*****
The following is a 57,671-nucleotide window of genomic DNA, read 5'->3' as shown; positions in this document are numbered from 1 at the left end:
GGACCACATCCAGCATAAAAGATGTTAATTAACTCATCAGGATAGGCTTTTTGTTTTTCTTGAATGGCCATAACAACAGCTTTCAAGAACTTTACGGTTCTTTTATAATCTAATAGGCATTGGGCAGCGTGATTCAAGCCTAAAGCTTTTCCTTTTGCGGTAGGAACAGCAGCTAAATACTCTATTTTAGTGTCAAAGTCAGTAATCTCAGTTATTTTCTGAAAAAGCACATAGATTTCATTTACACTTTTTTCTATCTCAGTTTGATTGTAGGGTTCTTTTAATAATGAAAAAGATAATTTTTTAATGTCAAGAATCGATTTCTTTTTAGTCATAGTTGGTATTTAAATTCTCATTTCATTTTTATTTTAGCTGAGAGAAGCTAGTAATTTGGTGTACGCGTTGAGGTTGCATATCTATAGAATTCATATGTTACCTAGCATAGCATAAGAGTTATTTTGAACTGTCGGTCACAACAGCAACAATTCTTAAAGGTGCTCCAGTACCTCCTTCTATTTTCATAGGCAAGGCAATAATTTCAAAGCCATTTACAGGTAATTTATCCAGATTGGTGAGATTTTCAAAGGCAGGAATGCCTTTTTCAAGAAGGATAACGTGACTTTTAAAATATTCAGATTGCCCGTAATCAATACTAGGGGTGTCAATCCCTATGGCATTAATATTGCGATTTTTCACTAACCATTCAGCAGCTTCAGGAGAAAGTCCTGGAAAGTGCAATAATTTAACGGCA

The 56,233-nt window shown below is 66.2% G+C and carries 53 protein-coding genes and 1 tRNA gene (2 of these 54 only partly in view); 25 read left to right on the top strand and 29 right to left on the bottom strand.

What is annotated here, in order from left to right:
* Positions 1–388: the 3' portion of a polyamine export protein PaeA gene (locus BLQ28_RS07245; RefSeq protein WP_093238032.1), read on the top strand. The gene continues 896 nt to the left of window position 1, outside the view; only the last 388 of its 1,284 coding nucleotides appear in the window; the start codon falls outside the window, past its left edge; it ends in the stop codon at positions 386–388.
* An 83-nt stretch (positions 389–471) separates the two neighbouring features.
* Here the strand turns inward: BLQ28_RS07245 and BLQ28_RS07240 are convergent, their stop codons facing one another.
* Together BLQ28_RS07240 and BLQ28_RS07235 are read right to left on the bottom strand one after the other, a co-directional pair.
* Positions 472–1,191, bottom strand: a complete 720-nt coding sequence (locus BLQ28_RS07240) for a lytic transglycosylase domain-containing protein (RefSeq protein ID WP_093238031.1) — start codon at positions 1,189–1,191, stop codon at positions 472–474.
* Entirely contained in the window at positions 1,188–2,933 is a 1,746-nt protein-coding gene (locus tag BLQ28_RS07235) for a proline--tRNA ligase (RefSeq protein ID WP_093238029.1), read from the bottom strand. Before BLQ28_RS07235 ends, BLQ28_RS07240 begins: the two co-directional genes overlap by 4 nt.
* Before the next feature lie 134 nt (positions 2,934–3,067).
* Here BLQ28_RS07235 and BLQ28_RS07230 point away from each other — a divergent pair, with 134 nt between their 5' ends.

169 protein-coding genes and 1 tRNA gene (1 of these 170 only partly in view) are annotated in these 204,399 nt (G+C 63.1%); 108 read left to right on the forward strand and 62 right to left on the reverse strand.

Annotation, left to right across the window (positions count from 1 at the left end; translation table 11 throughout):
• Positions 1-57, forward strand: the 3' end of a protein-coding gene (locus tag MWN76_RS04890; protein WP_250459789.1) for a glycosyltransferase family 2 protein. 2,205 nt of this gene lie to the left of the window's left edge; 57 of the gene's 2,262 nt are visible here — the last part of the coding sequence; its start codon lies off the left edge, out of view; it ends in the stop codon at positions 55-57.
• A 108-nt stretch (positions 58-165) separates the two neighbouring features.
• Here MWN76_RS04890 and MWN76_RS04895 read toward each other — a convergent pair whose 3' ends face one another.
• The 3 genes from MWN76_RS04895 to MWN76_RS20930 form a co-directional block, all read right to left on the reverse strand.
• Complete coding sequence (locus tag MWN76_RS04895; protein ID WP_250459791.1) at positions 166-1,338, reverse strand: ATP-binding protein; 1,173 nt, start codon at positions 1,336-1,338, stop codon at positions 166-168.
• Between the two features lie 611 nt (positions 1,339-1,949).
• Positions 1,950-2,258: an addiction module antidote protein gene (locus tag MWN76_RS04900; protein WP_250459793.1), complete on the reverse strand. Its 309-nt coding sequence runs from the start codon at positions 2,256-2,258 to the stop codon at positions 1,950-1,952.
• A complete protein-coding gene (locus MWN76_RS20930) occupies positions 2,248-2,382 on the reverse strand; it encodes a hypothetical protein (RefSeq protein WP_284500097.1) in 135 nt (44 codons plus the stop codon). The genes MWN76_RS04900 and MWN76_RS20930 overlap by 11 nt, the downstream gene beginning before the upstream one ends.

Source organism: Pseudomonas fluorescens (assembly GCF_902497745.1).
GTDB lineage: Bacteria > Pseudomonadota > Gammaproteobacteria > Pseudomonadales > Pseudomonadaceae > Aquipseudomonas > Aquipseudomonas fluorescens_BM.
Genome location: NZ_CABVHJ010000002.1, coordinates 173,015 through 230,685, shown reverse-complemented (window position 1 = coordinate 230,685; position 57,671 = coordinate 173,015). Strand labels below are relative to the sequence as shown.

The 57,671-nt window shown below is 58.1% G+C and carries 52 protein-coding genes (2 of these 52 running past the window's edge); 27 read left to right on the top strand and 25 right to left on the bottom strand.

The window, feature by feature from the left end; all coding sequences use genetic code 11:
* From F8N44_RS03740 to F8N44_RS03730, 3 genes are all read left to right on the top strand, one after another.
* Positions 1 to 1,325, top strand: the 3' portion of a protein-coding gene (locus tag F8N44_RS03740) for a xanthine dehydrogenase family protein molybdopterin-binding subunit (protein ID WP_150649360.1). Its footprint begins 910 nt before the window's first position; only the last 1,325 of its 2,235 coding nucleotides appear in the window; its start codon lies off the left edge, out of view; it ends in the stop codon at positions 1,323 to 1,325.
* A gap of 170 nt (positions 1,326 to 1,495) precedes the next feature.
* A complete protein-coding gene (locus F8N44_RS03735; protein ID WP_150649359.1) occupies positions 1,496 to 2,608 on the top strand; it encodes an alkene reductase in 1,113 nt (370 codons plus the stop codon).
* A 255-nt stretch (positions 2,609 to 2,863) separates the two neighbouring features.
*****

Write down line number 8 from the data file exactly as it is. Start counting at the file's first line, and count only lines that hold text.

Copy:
* Together BLQ28_RS07240 and BLQ28_RS07235 are read right to left on the bottom strand one after the other, a co-directional pair.